Oct 28, 2021 - Politics
1-minute ballot guide: Amendment 78 puts new guardrails on spending
Illustration of the Colorado flag with a checkmark and box instead of a C and the sun.
Illustration: Brendan Lynch/Axios

Each year, Colorado lawmakers decide how to spend billions of dollars as part of the state budget.

  • Billions more flow outside the process with less oversight.

Amendment 78 would end that practice and require all money received by the state to get appropriated by the General Assembly.

  • The measure needs 55% approval for passage because it changes the state constitution.

How it would work: The new requirement would apply to money that comes from other sources. This consists of:

  • Federal dollars appropriated through Congress
  • Grants and donations to particular programs
  • Legal settlements received by the state

Of note: The state estimates the total of these "custodial funds" at $21.4 billion.

  • The vague nature of the ballot measure means even more money could be subject to the new rule, including revenues from college campus sports venues.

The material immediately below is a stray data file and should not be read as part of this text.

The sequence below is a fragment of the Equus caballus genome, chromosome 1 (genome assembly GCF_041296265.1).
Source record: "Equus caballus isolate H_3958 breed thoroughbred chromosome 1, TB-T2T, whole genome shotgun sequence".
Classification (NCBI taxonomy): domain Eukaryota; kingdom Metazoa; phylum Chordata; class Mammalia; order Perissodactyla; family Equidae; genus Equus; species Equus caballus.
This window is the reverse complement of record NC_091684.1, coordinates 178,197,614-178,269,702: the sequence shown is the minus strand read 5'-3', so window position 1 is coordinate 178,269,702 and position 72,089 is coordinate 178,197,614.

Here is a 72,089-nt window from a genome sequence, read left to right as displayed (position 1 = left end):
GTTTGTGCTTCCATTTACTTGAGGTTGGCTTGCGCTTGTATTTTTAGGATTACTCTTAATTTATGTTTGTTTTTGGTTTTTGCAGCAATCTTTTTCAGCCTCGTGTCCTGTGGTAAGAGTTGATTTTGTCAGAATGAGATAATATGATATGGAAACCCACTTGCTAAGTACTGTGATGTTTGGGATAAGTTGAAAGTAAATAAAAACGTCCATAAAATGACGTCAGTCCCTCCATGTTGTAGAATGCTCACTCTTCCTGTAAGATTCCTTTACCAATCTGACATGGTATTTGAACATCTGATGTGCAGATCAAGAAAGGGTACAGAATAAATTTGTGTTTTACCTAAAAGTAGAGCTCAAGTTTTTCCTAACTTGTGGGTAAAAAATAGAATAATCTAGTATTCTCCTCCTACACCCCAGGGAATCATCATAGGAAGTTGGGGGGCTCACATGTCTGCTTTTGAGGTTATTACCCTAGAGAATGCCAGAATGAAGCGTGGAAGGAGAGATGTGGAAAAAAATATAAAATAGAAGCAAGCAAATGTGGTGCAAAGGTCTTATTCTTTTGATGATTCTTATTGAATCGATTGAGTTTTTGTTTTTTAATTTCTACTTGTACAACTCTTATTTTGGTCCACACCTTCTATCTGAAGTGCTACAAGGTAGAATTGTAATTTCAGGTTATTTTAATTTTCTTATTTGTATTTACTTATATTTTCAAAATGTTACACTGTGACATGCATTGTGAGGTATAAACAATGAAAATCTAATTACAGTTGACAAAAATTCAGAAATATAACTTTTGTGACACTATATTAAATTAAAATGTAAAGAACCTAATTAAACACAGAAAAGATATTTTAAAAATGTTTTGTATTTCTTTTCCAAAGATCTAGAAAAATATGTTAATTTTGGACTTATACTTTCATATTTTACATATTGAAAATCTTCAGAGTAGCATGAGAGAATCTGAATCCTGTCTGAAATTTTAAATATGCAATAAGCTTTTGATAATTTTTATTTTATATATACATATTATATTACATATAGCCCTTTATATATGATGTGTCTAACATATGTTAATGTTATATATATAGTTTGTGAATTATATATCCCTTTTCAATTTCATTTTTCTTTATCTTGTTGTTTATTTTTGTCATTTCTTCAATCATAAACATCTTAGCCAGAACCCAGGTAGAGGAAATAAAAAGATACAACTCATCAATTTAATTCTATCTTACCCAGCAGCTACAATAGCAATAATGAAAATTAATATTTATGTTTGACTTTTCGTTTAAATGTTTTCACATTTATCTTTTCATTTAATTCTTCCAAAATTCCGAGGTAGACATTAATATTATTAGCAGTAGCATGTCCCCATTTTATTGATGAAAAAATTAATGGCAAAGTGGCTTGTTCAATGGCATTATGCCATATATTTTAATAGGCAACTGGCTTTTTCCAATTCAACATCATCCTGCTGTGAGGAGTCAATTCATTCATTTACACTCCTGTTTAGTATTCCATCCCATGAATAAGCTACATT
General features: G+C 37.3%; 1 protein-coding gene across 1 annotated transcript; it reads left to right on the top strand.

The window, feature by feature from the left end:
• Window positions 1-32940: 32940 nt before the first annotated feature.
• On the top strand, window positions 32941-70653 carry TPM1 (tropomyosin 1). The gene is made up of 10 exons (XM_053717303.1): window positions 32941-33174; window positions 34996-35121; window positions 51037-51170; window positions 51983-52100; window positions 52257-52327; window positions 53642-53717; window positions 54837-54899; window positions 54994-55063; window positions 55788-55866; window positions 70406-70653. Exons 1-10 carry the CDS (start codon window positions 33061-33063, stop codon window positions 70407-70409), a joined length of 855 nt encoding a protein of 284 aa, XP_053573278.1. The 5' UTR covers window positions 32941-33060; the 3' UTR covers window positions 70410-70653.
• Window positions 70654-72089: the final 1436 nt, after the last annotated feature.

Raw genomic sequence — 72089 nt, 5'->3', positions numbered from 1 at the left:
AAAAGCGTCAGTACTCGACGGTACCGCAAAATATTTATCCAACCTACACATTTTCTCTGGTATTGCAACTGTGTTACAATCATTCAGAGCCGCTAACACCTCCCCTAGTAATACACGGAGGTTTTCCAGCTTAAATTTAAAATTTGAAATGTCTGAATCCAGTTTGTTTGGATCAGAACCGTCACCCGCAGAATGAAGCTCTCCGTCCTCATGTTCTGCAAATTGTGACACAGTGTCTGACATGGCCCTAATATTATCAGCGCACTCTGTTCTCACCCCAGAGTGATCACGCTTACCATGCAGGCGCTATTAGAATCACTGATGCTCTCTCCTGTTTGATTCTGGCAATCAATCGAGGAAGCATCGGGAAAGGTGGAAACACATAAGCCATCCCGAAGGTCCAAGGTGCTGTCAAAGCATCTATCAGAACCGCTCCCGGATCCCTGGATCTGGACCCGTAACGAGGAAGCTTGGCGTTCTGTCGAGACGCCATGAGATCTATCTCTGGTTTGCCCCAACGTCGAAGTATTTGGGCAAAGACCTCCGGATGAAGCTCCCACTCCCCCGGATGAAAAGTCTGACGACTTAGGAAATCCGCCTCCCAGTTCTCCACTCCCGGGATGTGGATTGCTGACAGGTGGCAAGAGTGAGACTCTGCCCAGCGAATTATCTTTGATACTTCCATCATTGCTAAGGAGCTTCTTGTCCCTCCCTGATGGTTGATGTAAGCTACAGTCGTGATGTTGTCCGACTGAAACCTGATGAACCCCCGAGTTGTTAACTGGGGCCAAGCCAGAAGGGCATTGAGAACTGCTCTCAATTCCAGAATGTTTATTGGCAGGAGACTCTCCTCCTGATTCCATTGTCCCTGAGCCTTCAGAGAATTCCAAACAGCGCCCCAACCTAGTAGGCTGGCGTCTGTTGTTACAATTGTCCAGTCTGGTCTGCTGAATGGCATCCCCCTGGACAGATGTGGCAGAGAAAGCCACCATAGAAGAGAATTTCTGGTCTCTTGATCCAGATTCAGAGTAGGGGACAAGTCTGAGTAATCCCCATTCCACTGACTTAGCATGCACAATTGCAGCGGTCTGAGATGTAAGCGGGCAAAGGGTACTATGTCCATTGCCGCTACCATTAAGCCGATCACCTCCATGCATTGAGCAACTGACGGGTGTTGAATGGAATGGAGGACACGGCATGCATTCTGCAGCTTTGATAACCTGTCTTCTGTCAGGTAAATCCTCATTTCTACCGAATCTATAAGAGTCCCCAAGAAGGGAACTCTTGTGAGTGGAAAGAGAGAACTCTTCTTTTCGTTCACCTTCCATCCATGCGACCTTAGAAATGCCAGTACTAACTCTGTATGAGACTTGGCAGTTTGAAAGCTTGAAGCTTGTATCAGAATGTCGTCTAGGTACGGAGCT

In favor: Supporters — primarily Colorado Rising Action, a conservative group that doesn't disclose its donors — argue the measure is about transparency, pointing to private dollars that flow to the governor's office for pet projects and others who funneled money to campaign donors.

  • "We thought it was important enough to know how money is being spent," said the group's director, Michael Fields.

In opposition: The measure would give Colorado legislative budget writers more authority. But state Sen. Chris Hansen, D-Denver, says it's unnecessary. He noted budget writers review how the funds are spent and could demand changes if desired.

  • "It's essentially a partisan attack by right wing donors that is a solution in search of a problem," he says.
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